– Austin
    Commented May 13, 2022 at 14:39
  • So changing when an act takes place or whether it continues to take place completely changes the possible range of meanings and points of a text. I think it matters a great deal.
    – Austin
    Commented May 13, 2022 at 14:47
  • What are you referring about "changing"? Greek is an aspect prominent language compared to English. Aorist is translated as simple past, it's like the imperfect, but technically it's a timeless form. Don't have a fixed time based understanding for the Greek tenses, this is the most basic thing to remember. The tense form doesn't necessarily represent the time at which action takes place. Kenneth Mckay : “Aspect in ancient Greek is that category of the verb system by means of which an author (or speaker) shows how he views each event or activity he mentions in relation to its context.”
    – Michael16
    Commented May 13, 2022 at 17:14
  • thank you for your comments. I understand that aspect is important, but so is tense. I feel like the overall thrust of your comments is that time isn't communicated at all with these verbs and we can interpret them with the tense that makes the most sense in light of our system of theology. And that just seems wrong. I get that Greek perfect is a little different than English perfect. It tends to communicate a persistent state, but also that this state was the result of a past completed action. If we focus on just one or the other we lose information in translation.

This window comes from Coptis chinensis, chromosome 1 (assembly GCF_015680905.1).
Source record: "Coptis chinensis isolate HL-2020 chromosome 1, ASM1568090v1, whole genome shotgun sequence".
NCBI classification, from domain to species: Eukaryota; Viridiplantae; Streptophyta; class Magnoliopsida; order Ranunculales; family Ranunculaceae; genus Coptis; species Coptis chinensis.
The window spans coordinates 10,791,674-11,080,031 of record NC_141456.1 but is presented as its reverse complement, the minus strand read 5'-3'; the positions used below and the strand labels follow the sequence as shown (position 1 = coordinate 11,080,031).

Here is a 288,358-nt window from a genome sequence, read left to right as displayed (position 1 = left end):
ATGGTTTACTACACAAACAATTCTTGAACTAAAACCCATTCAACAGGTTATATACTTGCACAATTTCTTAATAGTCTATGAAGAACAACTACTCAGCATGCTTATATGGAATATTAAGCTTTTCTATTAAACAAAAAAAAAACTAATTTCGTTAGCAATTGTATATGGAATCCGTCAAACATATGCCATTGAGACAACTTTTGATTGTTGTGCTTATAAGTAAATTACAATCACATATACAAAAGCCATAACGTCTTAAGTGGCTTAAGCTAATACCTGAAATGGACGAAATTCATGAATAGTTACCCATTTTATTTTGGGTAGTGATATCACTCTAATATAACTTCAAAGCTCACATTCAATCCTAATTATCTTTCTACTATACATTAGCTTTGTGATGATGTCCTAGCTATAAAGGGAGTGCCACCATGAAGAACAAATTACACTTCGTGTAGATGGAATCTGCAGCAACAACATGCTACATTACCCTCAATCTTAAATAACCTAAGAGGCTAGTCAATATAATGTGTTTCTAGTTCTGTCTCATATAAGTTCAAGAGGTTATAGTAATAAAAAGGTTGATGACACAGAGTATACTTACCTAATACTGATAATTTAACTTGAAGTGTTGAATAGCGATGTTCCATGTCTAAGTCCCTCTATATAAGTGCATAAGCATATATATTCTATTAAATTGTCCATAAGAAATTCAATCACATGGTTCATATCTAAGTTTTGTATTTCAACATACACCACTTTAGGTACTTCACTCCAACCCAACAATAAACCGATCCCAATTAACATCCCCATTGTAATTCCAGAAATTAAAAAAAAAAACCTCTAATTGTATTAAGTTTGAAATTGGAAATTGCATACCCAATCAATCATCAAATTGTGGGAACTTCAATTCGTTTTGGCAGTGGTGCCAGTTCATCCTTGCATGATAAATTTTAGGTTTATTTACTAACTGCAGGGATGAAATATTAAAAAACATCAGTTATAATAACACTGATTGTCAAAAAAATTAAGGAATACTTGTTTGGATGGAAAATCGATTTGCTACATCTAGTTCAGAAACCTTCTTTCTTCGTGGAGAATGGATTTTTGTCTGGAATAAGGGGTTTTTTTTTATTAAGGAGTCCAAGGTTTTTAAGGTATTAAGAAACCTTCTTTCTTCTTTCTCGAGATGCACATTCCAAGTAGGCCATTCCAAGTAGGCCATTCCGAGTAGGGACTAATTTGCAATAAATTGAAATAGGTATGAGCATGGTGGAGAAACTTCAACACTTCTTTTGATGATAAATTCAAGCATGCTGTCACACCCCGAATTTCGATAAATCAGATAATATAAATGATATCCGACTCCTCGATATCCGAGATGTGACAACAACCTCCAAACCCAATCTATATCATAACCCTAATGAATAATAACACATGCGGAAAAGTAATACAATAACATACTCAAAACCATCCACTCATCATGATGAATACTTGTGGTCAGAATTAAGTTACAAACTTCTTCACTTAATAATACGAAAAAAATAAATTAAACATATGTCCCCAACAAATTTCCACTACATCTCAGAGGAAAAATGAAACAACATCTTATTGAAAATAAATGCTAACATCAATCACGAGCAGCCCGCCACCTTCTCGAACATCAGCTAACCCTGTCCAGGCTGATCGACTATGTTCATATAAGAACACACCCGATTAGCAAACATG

– Austin
    Commented May 14, 2022 at 6:51
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My research is as a bible reader that does not know Greek, ancient or otherwise. Also, I do not understand tenses within my own language, I simply use them oblivious to grammatical analyses that may percolate in the minds of the more thoroughly educated. THAT SAID. My simple answer from the beginning is both. If "all things have come together" in Christ, this is a subset of "all things hold together" in Christ. We know that Jesus Christ is the lamb slain before the foundation, which is pretty early on... It looks like "all things have come together" is an Omega statement, and "all things hold together" is an Alpha and Omega statement, which may explain why many translators (including David Stearn in the CJB) are content with "he holds everything together." THAT SAID I hope we allow him to hold us together as we discuss this question.

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    Commented Oct 4, 2022 at 17:37